1674 | London

Job Interview

William Wycherley on friends true and false.

[Captain Manly’s lodging.]

Freeman: But what, will you see nobody? Not your friends?

Manly: Friends! I have but one, and he, I hear, is not in town; nay, can have but one friend, for a true heart admits but of one friendship, as of one love. But in having that friend, I have a thousand, for he has the courage of men in despair, yet the diffidency and caution of cowards; the secrecy of the revengeful and the constancy of martyrs; one fit to advise, to keep a secret, to fight and die for his friend. Such I think him, for I have trusted him with my mistress in my absence; and the trust of beauty is sure the greatest we can show.

Freeman: Well, but all your good thoughts are not for him alone, I hope? Pray, what d’ye think of me for a friend?

Manly: Of thee! Why, thou art a latitudinarian in friendship, that is, no friend. Thou dost side with all mankind but wilt suffer for none. For ceremony and great professing renders friendship as much suspected as it does religion.

Freeman: And no professing, no ceremony at all in friendship, were as unnatural and as undecent as in religion. And there is hardly such a thing as an honest hypocrite, who professes himself to be worse than he is, unless it be yourself. For though I could never get you to say you were my friend, I know you’ll prove so.

Manly: I must confess, I am so much your friend I would not deceive you, therefore must tell you, not only because my heart is taken up but according to your rules of friendship, I cannot be your friend.

Freeman: Why, pray?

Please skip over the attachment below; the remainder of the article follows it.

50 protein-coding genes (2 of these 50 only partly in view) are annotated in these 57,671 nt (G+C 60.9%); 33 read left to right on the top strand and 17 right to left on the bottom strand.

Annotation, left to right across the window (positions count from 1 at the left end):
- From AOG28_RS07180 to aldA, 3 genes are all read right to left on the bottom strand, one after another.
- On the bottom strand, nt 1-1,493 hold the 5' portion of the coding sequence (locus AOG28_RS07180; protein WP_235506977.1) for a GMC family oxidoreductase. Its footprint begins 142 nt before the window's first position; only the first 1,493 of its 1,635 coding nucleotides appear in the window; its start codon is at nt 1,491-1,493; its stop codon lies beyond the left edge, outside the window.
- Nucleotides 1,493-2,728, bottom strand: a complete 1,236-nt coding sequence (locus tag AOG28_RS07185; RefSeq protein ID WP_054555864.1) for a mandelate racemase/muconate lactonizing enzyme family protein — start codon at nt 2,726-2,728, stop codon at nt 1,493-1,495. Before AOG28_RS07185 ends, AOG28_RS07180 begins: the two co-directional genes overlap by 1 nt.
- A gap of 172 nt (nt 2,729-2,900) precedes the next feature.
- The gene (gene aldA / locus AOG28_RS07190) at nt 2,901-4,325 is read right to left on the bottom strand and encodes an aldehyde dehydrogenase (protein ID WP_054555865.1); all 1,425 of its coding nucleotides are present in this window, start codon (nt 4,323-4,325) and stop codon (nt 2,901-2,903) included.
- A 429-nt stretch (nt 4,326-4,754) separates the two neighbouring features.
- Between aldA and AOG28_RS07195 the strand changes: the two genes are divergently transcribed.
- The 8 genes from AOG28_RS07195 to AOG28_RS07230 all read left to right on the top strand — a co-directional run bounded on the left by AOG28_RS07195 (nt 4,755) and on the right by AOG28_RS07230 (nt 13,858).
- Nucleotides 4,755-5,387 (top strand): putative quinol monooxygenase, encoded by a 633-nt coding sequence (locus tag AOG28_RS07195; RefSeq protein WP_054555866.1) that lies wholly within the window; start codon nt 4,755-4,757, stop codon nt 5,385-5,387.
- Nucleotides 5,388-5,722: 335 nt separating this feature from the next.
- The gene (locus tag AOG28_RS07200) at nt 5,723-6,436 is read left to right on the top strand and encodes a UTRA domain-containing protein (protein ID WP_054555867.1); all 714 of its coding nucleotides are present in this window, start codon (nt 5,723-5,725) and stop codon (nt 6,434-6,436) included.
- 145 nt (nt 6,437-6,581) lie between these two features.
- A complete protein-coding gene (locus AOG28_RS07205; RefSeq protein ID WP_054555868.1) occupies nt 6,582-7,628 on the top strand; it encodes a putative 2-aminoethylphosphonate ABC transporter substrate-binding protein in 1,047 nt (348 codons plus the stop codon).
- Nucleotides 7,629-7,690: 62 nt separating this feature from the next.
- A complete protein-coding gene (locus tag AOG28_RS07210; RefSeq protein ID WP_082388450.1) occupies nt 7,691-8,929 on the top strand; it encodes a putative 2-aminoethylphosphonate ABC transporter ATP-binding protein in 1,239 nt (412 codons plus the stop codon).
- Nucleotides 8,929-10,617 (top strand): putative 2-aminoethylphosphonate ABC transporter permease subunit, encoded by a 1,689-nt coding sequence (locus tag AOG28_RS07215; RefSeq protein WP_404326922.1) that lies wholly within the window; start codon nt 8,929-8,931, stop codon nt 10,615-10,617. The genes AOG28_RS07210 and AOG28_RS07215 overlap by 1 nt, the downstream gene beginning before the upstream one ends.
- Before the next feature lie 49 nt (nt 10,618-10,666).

Manly: Because he that is, you’ll say, a true friend to a man is a friend to all his friends. But you must pardon me, I cannot wish well to pimps, flatterers, detractors, and cowards, stiff-nodding knaves and supple, pliant, kissing fools. Now, all these I have seen you use like the dearest friends in the world.

Freeman: Ha, ha, ha! What, you observed me, I warrant, in the galleries at Whitehall, doing the business of the place! Pshaw! Court professions, like court promises, go for nothing, man! But, faith, could you think I was a friend to all those I hugged, kissed, flattered, bowed to?

Manly: You told ’em so, and swore it, too; I heard you.

I am weary of friends, and friendships are all monsters.

—Jonathan Swift, 1710

Freeman: Ay, but when their backs were turned, did I not tell you they were rogues, villains, rascals, whom I despised and hated?

Manly: Very fine! But what reason had I to believe you spoke your heart to me, since you professed deceiving so many?

Freeman: Why, don’t you know, good captain, that telling truth is a quality as prejudicial to a man that would thrive in the world as square play to a cheat, or true love to a whore? Would you have a man speak truth to his ruin? You are severer than the law, which requires no man to swear against himself. You would have me speak truth against myself, I warrant, and tell my promising friend the courtier he has a bad memory?

Manly: Yes.

Freeman: And so make him remember to forget my business? And I should tell the great lawyer, too, that he takes oftener fees to hold his tongue than to speak!

Manly: No doubt on’t.

Freeman: Ay, and have him hang or ruin me when he should come to be a judge, and I before him? And you would have me tell the new officer, who bought his employment lately, that he is a coward?

Manly: Ay.

Freeman: And so get myself cashiered, not him, he having the better friends, though I the better sword? And I should tell the scribbler of honor that heraldry were a prettier and fitter study for so fine a gentleman than poetry?

Manly: Certainly.

Freeman: And so find myself mauled in his next hired lampoon? And you would have me tell the holy lady, too, she lies with her chaplain?